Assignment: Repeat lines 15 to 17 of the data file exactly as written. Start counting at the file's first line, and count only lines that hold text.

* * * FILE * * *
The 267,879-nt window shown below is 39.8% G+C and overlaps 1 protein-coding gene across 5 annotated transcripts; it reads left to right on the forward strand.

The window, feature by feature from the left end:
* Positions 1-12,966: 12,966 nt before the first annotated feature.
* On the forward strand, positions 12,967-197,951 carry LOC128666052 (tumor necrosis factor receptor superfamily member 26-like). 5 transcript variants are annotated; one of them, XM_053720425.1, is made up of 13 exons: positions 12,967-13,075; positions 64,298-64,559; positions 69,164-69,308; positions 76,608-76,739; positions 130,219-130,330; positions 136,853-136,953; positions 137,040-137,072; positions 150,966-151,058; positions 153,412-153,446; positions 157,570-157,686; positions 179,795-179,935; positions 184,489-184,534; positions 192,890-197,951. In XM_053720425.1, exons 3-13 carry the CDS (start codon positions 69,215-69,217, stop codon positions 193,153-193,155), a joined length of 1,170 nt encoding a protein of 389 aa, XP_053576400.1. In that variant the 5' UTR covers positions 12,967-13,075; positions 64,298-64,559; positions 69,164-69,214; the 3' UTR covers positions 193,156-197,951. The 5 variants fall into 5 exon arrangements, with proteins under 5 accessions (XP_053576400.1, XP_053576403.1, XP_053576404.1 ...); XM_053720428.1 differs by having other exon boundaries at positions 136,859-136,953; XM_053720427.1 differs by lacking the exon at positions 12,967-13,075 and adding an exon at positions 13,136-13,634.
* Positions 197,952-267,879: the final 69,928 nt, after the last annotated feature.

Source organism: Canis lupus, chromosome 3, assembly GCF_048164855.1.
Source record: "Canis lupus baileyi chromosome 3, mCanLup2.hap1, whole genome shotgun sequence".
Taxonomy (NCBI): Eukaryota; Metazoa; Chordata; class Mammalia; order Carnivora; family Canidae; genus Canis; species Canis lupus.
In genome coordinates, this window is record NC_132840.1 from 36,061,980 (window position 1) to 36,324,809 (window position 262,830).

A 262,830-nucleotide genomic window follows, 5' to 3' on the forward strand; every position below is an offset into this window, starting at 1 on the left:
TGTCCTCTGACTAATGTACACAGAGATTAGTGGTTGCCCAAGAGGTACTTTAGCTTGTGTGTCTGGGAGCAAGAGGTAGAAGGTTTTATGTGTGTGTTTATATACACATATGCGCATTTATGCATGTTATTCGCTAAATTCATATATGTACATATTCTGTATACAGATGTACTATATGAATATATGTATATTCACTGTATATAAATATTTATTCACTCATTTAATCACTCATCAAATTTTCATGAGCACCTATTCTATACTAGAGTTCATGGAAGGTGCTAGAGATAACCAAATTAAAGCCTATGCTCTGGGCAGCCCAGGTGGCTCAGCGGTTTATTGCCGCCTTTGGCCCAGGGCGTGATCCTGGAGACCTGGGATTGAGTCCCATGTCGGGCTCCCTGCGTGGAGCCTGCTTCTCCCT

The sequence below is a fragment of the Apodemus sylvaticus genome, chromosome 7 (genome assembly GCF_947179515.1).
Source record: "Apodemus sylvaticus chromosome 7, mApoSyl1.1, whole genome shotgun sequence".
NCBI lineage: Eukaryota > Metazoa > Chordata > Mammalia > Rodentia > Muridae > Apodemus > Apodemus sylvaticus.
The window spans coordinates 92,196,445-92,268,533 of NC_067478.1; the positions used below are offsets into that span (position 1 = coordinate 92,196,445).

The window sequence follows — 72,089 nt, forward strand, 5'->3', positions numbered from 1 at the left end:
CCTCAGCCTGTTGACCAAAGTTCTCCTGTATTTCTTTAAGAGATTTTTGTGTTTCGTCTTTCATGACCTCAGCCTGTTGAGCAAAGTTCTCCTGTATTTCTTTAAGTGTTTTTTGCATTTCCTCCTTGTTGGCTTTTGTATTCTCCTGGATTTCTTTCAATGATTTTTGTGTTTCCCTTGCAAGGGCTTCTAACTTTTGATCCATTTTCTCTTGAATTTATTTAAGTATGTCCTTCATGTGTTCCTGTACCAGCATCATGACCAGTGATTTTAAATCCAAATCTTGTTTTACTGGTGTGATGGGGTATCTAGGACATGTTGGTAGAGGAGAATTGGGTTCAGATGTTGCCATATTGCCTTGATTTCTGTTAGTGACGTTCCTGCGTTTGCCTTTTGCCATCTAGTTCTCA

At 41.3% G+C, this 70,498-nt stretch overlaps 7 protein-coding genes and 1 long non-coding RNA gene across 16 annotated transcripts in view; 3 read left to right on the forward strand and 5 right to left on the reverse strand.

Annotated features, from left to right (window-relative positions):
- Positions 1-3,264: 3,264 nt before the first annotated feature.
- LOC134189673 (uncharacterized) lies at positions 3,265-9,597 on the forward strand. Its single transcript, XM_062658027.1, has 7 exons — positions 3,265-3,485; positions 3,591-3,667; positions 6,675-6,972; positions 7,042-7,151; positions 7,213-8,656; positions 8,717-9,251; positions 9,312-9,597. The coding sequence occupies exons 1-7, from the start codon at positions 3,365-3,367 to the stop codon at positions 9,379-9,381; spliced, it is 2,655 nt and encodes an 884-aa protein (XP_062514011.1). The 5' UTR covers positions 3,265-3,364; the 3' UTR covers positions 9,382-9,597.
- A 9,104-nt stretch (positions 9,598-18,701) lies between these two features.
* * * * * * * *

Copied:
The window spans coordinates 92,196,445-92,268,533 of NC_067478.1; the positions used below are offsets into that span (position 1 = coordinate 92,196,445).

The window sequence follows — 72,089 nt, forward strand, 5'->3', positions numbered from 1 at the left end:
CCTCAGCCTGTTGACCAAAGTTCTCCTGTATTTCTTTAAGAGATTTTTGTGTTTCGTCTTTCATGACCTCAGCCTGTTGAGCAAAGTTCTCCTGTATTTCTTTAAGTGTTTTTTGCATTTCCTCCTTGTTGGCTTTTGTATTCTCCTGGATTTCTTTCAATGATTTTTGTGTTTCCCTTGCAAGGGCTTCTAACTTTTGATCCATTTTCTCTTGAATTTATTTAAGTATGTCCTTCATGTGTTCCTGTACCAGCATCATGACCAGTGATTTTAAATCCAAATCTTGTTTTACTGGTGTGATGGGGTATCTAGGACATGTTGGTAGAGGAGAATTGGGTTCAGATGTTGCCATATTGCCTTGATTTCTGTTAGTGACGTTCCTGCGTTTGCCTTTTGCCATCTAGTTCTCA